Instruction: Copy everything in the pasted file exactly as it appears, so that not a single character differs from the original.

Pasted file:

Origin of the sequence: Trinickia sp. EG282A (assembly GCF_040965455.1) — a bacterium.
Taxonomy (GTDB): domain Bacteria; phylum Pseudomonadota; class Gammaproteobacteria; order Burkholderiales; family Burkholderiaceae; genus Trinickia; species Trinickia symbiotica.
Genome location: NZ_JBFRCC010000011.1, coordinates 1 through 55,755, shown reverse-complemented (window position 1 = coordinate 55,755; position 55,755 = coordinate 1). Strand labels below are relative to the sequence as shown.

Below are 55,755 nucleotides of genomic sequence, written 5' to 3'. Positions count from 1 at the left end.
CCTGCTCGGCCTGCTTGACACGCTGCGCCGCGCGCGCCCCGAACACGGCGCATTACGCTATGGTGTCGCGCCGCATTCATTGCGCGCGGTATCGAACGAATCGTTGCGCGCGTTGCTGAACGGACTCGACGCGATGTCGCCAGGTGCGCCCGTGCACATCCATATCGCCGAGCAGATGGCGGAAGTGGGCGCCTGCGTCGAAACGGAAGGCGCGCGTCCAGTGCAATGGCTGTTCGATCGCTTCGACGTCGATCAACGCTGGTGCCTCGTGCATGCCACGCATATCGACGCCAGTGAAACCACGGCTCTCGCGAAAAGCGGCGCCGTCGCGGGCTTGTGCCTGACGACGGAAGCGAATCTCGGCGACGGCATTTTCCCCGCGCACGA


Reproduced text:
Origin of the sequence: Trinickia sp. EG282A (assembly GCF_040965455.1) — a bacterium.
Taxonomy (GTDB): domain Bacteria; phylum Pseudomonadota; class Gammaproteobacteria; order Burkholderiales; family Burkholderiaceae; genus Trinickia; species Trinickia symbiotica.
Genome location: NZ_JBFRCC010000011.1, coordinates 1 through 55,755, shown reverse-complemented (window position 1 = coordinate 55,755; position 55,755 = coordinate 1). Strand labels below are relative to the sequence as shown.

Below are 55,755 nucleotides of genomic sequence, written 5' to 3'. Positions count from 1 at the left end.
CCTGCTCGGCCTGCTTGACACGCTGCGCCGCGCGCGCCCCGAACACGGCGCATTACGCTATGGTGTCGCGCCGCATTCATTGCGCGCGGTATCGAACGAATCGTTGCGCGCGTTGCTGAACGGACTCGACGCGATGTCGCCAGGTGCGCCCGTGCACATCCATATCGCCGAGCAGATGGCGGAAGTGGGCGCCTGCGTCGAAACGGAAGGCGCGCGTCCAGTGCAATGGCTGTTCGATCGCTTCGACGTCGATCAACGCTGGTGCCTCGTGCATGCCACGCATATCGACGCCAGTGAAACCACGGCTCTCGCGAAAAGCGGCGCCGTCGCGGGCTTGTGCCTGACGACGGAAGCGAATCTCGGCGACGGCATTTTCCCCGCGCACGA